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Klarinet Archive - Posting 000353.txt from 2002/02

From: (David Glenn)
Subj: Re: [kl] Mozart + high notes
Date: Tue, 19 Feb 2002 15:26:51 -0500

Tony Pay wrote:

> On Mon, 18 Feb 2002 15:10:27 +0100, said:
> > It has bothered me for as long as I can remember that in the third
> > mvt, bars 85 - 92, and especially 88, 89 and even more so bars 91 and
> > 92 it screeches up to high G before reaching the high point at the end
> > of the phrase so throwing the whole section out of whack. We have no
> > help from the Winterthur manuscript as that has only the beginning of
> > the first movement. The Allgemeine Musikalischen Zeitung (AmZ) of 1802
> > mentions other passages but not this one and the contemporary
> > arrangement by Schwenke takes a similar line also going up to high G.
> I think that it need not screech, if you're a bit careful. However, the
> passage has bothered me too, for another reason: if you play it up there
> you can't get the orchestral echo-overlap of the rising thirds B-D and
> E-G to sound clearly enough. The ear is too 'taken' by the clarinet to
> notice what the orchestra does. And as you know, I'm keen on the
> threes.
> It's a good suggestion, and I'll try it this afternoon, when I happen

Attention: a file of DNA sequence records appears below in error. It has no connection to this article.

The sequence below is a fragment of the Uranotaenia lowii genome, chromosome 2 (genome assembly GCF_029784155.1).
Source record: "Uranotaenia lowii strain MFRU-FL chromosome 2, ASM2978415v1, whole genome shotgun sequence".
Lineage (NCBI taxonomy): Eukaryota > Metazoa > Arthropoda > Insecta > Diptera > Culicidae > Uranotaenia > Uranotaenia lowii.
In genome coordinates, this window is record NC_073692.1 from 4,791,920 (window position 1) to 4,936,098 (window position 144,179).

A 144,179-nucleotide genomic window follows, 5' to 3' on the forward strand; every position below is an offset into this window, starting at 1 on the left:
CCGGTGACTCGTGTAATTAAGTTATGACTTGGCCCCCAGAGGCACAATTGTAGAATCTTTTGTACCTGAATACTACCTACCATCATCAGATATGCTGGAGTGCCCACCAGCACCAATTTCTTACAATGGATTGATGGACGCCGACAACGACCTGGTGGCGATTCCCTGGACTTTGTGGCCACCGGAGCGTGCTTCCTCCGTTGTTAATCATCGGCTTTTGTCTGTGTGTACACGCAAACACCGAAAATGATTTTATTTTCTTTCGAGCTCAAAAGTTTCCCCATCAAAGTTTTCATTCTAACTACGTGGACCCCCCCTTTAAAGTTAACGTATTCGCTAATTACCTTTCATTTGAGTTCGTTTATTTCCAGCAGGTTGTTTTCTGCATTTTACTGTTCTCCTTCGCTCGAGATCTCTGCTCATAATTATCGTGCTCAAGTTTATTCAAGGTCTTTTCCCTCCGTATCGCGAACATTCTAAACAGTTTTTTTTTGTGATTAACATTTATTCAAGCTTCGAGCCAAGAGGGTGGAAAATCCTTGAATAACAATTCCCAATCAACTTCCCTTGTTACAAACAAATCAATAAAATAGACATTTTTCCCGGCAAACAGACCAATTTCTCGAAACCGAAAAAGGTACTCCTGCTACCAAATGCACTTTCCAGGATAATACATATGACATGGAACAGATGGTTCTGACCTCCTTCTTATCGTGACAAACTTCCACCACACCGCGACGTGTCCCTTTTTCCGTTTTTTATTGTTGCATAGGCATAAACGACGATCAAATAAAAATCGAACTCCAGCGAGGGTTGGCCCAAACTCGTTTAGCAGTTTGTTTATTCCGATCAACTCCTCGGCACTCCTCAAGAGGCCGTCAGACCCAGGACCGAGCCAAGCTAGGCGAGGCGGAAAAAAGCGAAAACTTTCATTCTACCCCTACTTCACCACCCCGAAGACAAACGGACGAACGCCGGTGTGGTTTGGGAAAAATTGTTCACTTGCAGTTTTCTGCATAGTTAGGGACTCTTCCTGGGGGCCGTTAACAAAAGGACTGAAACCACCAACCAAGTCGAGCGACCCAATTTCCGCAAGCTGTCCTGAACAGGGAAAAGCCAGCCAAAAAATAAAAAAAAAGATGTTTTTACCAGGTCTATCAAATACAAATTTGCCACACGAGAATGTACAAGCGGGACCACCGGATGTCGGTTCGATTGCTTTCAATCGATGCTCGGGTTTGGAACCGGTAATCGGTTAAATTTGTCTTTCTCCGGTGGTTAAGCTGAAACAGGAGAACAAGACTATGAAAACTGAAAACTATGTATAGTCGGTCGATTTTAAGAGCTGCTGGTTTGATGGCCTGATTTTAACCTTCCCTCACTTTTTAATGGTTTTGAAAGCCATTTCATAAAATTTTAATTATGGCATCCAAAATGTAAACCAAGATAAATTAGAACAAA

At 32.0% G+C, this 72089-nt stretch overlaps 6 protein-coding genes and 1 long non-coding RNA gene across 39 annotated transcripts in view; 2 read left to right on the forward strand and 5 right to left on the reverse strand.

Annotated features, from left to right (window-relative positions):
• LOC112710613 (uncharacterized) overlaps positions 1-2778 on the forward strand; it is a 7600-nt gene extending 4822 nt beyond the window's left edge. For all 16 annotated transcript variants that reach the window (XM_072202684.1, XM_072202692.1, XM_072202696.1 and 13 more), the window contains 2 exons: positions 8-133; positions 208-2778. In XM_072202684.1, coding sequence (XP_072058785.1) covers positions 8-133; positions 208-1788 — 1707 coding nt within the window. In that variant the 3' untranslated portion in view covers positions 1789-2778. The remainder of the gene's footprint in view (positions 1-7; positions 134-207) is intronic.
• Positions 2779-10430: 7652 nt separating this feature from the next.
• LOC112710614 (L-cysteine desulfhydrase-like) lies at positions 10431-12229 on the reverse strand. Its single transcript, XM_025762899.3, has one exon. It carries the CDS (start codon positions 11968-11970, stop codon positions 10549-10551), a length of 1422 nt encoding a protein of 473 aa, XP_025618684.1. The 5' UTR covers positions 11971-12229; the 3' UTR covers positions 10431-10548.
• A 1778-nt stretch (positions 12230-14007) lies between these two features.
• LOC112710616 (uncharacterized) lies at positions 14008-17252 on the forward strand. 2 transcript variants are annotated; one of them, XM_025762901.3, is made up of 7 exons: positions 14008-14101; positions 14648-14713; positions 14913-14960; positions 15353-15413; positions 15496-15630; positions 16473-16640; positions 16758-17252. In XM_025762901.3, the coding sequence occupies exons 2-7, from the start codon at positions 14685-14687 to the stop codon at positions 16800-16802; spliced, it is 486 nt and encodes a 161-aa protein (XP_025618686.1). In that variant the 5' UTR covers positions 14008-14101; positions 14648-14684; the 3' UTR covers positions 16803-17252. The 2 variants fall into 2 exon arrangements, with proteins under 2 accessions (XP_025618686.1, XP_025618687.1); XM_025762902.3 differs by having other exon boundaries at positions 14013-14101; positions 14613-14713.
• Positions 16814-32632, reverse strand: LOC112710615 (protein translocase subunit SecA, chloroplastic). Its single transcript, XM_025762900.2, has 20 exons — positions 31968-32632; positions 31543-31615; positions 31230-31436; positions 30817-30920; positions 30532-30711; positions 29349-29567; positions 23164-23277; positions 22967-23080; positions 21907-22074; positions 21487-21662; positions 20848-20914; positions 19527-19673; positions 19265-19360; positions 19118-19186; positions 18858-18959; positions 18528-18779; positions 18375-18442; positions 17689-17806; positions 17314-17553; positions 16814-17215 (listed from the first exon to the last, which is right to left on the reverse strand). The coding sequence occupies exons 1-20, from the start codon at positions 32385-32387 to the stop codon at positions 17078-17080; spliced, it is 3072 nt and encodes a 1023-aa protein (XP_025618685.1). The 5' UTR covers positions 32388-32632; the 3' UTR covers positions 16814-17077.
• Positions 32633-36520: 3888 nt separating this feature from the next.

> to have a rehearsal of the piece with AAM.
> > I can't know for sure but I feel that this works better than our
> > "original" 1802 version.
> Don't you throw away your feeling for 'workability'. It's all you've
> got. In fact, it's the only reason you're playing Mozart's concerto in
> the first place.
> Tony
> --
> _________ Tony Pay
> |ony:-) 79 Southmoor Rd
> | |ay Oxford OX2 6RE
> tel/fax 01865 553339
> ... When I grow up I want to be happy...
> ---------------------------------------------------------------------



Thanks for your post. I'll be curious to know how the Mozart went.

I think "screetch" was the wrong word. I meant just out of proportion, out of
balance or somehow inappropriate. Although I have heard screetching there,
that depends on the player as you say.

The "feeling for workability" is what got people started looking at the 1802
text critically in the first place. I also surely hope we never loose it!




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